Unity Travel at The Day After Music Festival in Panama
Written by Erika Renee
For the last two years, we at Unity Travel have had the joy of partnering with The Day After, Panama’s premier music festival. This partnership has allowed us to take the uncertainty international attendees may face out of the experience, allowing travelers to enjoy the festival and everything this cosmopolitan city has to offer. With it’s close proximity to the US, fascinating history and plenty of natural beauty, Panama is the prime spot for your first (or second…or third!) international festival,
Unlike the saturated festival markets of Europe, Asia, and the United States, Panama is virtually untouched. Disco Donnie and ShowPro Panama have brought a first of its kind experience to Central America, and relationships with artists like Jack U, Above & Beyond, Zedd, Bob Moses, Guy Gerber, Magda and more created the perfect blend of genres. The venue was certainly large enough to host this wide variety of talent, but small enough to avoid feeling lost—it also made a good amount of stage-hopping perfectly doable.
Partnering with TDA put our headquarters at the Hard Rock Hotel Panama Megapolis. Since pretty much everyone stayed there, it was easy to run in to everyone from festie friends to artists…we spotted Above & Beyond at the breakfast buffet. The hotel’s nightclub Bling hosted both local and international talent, and the rooftop pool made the perfect spot for Sunday’s day party.
If you have the time (hint: come a few days early!), we highly recommend splurging for the hotel’s Panama Canal/Casco Viejo tour. Learning the history from a local who appreciated the truth of his country was enlightening, and we were given plenty of tips on what else to do, and what to avoid. The tour of the Miraflores Locks of Panama Canal was included in this particular tour, and it was absolutely wild to see infrastructure that so heavily influenced the world’s economies. Fun fact: Casco Viejo translates to Old Quarter; it’s the quaint historical district of Panama City where you’ll find local hotspots for dining and drinks away from the tourist-driven (and overpriced) district.
Anyone looking for the chance to explore on foot should definitely check out the breathtaking Avenida Balboa, a well paved walk/bike ride along the coast of the city—and only a three mile ride from the hotel. Cabs don’t have an official payment system, so if you’re not comfortable negotiating a price Uber is available for just about $2-$3 a ride. Wear comfortable sandals and stop for “raspao”, shaved ice street food that’s perfect on a hot summer days. Avenida Balboa is well lit at all times, and I felt totally safe heading home at 1:00am after watching a dance crew practice on the waterfront.
On a different note, as expected, Panamanian food was on point. Here’s a quick list of the places we enjoyed:
The Fish Market: Definitely a sight to see! You will find the best ceviche here, and everyone knows it. Dozens of restaurants lined up around each other will flash their menus and try to convince you they have the best ceviche, but you honestly can’t go wrong with any of them. I highly recommend ceviche in a platano (fried “banana”) bowl, and some local fruit juice with added Panamanian rum…t’was lit. 😉 We ate at a corner restaurant that had a view of the shore from the side and front. Locals roam the area selling everything from paintings to flowers to keychains and earrings; trinkets only cost $3 at most, so definitely a good place to buy inexpensive gifts.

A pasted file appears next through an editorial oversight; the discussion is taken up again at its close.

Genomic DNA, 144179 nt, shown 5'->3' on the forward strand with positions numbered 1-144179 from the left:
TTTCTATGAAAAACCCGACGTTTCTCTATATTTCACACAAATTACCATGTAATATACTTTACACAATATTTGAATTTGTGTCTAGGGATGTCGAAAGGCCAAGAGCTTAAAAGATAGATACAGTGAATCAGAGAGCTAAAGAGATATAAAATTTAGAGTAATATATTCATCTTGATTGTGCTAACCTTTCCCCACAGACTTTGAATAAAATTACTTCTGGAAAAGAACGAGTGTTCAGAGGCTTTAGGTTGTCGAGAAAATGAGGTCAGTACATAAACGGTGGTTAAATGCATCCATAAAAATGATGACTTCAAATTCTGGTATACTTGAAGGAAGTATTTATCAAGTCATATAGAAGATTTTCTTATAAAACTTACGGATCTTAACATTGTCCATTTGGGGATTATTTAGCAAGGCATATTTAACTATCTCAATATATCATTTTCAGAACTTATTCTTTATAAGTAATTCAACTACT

Tantalo Kitchen & Bar: This place was superb, with locally sourced ingredients served as tapas and delicious cocktails. It was recommended as a top place to eat at, and it certainly lived up to the hype. After dinner, we headed upstairs to the rooftop nightclub/bar with sultry Latin beats and great views of the city at night. This is the place to go for an authentic local experience, just be sure to bring a jacket if you plan on enjoying the rooftop…it gets windy!
Diablicos: This well-known gem lies along the shore in Casco Viejo, near the city’s oldest church. We didn’t have the pleasure of eating here, but it comes highly recommended, holding the reputation as best restaurant for traditional Panamanian food.
La Rana Dorada: Probably the most hipster bar in all of Panama. Local craft beer on tap, hand crafted cocktails and a good time await you at this spot, located at the start of Casco Viejo.
Caution and awareness are always advised when traveling. A few tips: wear clothing with deep front pockets if possible, and avoid putting anything in your back pockets. Only carry what you need for the day, and ladies, use a cross-body bag without outer pockets. It’s very easy to get around the city, so don’t feel the need to carry everything with you at all times. Pay attention to your surroundings when bringing out your cell phone in public, avoid flashy jewelry, and consider dressing more modestly than usual (I made the mistake of wearing a crop top). The golden rule of alcohol definitely applies here: never accept drinks from strangers, not even the servers if you didn’t order it. Though I never felt unsafe, it’s always best to be prepared!